For the Homeless, Disability is a Life Sentence, Not a Lazy Excuse
According to the National Coalition for Homelessness, of the 564,708 people who are homeless in the United States, 47.6%, or 269,991, are disabled and unable to work (2018). This population has been growing significantly over the last decade, as in 2008, the percentage was only 42.8% (Diament, 2009). These people are arguably in need of more help than an abled person who does not have housing. They have fewer job prospects, are extremely vulnerable, and require access to health care.
It is very difficult to work while being disabled, whether for physical or mental reasons. According to the Bureau of Labor Statistics, only one in five disabled people are in the labor force (Belser, 2010). This low participation rate is most likely caused by health insurance. A physically disabled person’s health care costs are much higher than they could possible earn from a job, and they receive far more useful benefits from Medicare and Medicaid (Belser, 2010). Mentally disabled individuals, on the other hand, do not receive as many benefits, and therefore suffer.
One common critique of the disabled homeless is: “if they can’t work, why aren’t they supported by Social Security checks?” The truth is: while many have signed up for federal disability support, the application process is extremely long. It can take a maximum of six months to file a denial claim, and another five hundred days for the first appeal (Shay, 2017). During this nearly 2 ½ year process, the disabled are left unemployed without an income, and thus, cannot pay rent or afford daily necessities. Also, many are disabled by mental illnesses that alter their state of reality. Because of this, they are not mentally sound enough to sign up for such programs. If they are unaware that Social Security exists, they will never receive the support they need.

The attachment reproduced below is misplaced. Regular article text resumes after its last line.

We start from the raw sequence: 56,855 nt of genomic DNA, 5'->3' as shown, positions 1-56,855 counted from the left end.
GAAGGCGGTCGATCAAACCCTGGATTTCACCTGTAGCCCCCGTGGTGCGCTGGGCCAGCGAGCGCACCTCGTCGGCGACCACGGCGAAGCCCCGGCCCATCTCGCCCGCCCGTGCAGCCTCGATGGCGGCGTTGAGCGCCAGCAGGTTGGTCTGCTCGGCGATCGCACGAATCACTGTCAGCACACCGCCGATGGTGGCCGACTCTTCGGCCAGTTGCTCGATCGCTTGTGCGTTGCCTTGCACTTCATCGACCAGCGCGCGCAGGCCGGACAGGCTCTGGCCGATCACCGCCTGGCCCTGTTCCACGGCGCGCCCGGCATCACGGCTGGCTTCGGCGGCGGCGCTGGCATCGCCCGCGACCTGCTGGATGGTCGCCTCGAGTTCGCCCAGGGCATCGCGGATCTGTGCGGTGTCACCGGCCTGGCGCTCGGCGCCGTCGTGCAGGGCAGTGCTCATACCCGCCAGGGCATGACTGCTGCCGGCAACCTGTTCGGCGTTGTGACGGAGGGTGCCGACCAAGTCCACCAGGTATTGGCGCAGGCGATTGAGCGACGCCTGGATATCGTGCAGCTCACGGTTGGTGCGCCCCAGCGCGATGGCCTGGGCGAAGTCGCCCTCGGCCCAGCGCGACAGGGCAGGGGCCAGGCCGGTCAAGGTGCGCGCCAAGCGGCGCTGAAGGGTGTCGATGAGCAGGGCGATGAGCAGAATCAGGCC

There have been many programs designed to solve the disabled homeless crisis. The use of Vulnerability Indexes, for example, has been a promising tool for cities to locate populations in need. First utilized in New York City and Los Angeles, Vulnerability Indexes collect data by surveying people who are actually living on the streets (Jean, 2010). Based on their responses to the survey, they are then ranked by how in danger they are of dying within the next 12 months. Those who are considered extremely vulnerable are seen as more of a priority for housing and services, and are given the assistance they require (Jean, 2010). This program could be beneficial to communities across our nation because they pinpoint the people who are in dire need of help. Many of the disabled homeless are so sick or injured that they cannot find resources themselves, so it is crucial that others locate them before it is too late.
Some may also argue that there are disabled non-homeless people who also need our help and should not be excluded from possible reform programs. While this is a true fact, the proportion of disabled citizens in the general population is only 17.7% (Diament, 2009). There are several possible causes for this disparity. The risk of being impoverished is very high in the disabled community, as many rely on miniscule Supplemental Security Income payments (Diament, 2009). While it is important to help out everyone we can, some populations are in need of more assistance than others. The disabled homeless are unfortunately defenseless and fighting for their lives.
Belser, A. (2010, September 19). For those with disabilities, finding jobs can be especially difficult. Retrieved from http://www.post-gazette.com/business/businessnews/2010/09/19/For-those-with-disabilities-finding-jobs-can-be-especially-difficult/stories/201009190286
Diament, M. (2009, July 20). More Than Two-Fifths Of Homeless Have Disabilities. Retrieved from https://www.disabilityscoop.com/2009/07/16/homeless-report/4153/
Jean, A. (2010, August 5). Vulnerability Indexes, Homelessness, and Disability. Retrieved from http://disabledfeminists.com/2010/08/05/vulnerability-indexes-homelessness-and-disability/
National Coalition for Homelessness. (2018). U.S. Homelessness Facts. Retrieved from http://frontsteps.org/u-s-homelessness-facts/
Shay, K. (2017, August 23). Why Don't Homeless People Just Get Jobs? Retrieved from https://soapboxie.com/social-issues/why-homeless-people-dont-just-get-a-job